There are a lot of things we’re hoping to take from this experience of living abroad — memories of travel throughout Europe, the calm confidence that comes from having conquered a massive challenge, the perspective that comes from living out of your comfort zone. And, for the kids (if not also for us) hopefully a little bit of German speaking ability.
With Benjamin being in school, I imagine that he, at least, will leave here with a good working knowledge of German. As he gets more comfortable at school, they’ll be phasing the English out and the German in, and I’m confident that he’ll pick it up. It’s amazing to me how much he’s learning already.
As much as TV is maligned when it comes to toddlers and preschoolers, I actually have to give the shows we’ve been watching a lot of the credit so far. Probably about half of the TV that Benjamin watches in a day (and he probably averages about 3-4 hours per day — I know, that’s a lot) is in German. Much as I am sheepish about the amount that he watches, I can’t deny that he’s learning something from it. He will often recite words in German that I recognize solely from the TV he watches, and he’s now showing a preference for the shows that are in German — he’ll even ask me to change the soundtrack on many of his favorite English language shows to German.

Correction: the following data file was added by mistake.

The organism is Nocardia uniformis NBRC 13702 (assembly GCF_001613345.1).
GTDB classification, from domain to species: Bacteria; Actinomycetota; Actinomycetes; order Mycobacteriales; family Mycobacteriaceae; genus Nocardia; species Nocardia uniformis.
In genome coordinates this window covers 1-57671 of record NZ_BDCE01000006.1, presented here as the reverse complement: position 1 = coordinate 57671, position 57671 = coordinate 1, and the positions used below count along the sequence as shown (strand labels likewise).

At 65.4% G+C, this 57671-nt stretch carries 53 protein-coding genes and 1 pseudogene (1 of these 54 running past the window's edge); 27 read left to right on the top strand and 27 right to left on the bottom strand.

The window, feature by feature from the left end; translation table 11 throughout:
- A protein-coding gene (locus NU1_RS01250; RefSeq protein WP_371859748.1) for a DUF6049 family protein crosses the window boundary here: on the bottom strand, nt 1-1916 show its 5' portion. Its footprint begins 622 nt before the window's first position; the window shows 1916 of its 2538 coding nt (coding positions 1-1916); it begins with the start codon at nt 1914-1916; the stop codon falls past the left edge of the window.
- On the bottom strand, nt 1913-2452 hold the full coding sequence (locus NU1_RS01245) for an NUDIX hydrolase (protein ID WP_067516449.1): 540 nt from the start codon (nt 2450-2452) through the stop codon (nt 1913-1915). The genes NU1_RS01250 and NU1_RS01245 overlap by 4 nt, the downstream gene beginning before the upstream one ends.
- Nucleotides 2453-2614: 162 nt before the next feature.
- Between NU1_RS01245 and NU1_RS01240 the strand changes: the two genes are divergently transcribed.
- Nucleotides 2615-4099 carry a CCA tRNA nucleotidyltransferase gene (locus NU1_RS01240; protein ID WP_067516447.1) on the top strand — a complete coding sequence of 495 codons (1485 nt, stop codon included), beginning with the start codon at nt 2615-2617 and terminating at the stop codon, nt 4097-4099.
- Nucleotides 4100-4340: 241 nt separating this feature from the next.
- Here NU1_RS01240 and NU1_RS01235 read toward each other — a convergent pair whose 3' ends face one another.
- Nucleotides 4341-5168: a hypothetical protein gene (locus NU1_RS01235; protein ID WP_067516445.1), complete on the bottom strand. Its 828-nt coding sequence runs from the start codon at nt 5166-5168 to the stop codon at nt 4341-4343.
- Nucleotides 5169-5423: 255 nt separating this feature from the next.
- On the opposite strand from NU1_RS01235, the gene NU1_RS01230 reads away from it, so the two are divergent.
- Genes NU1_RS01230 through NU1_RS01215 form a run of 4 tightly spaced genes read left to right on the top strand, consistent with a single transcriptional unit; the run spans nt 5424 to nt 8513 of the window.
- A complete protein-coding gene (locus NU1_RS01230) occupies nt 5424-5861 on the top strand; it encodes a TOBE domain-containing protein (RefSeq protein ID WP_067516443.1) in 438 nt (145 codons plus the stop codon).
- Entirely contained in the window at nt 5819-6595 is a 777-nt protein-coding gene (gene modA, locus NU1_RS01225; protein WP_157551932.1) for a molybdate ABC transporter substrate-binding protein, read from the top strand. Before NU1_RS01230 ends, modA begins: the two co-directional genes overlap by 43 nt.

In fact, he’s picking up a surprising variety of language from TV. In addition to the German, he’s learned several words of Chinese from “Ni Hao, Kai Lan” and he’s learning Spanish from “Diego”. So far, though, his mental categories of language include “English” and an “other” that can be called German, Spanish or Chinese but which consists of all the same words. In other words, he comfortably mixes words he’s learned from each language together, and even gets frustrated with the inconsistency — the other day, he sternly told Diego on TV that the word for “pull” isn’t “jala” (Spanish) it’s “la” (Chinese).
Just today, he was telling one of his toys, “Danke, Amigo!” Not only was it impossibly cute, but it makes me hopeful for his future linguistic understanding. He’s only 3, but with learning things like this, it’s an advantage. What a souvenir to take with him when we go home — not just the ability to speak and understand German, but the confidence that it will give him to go out in the world.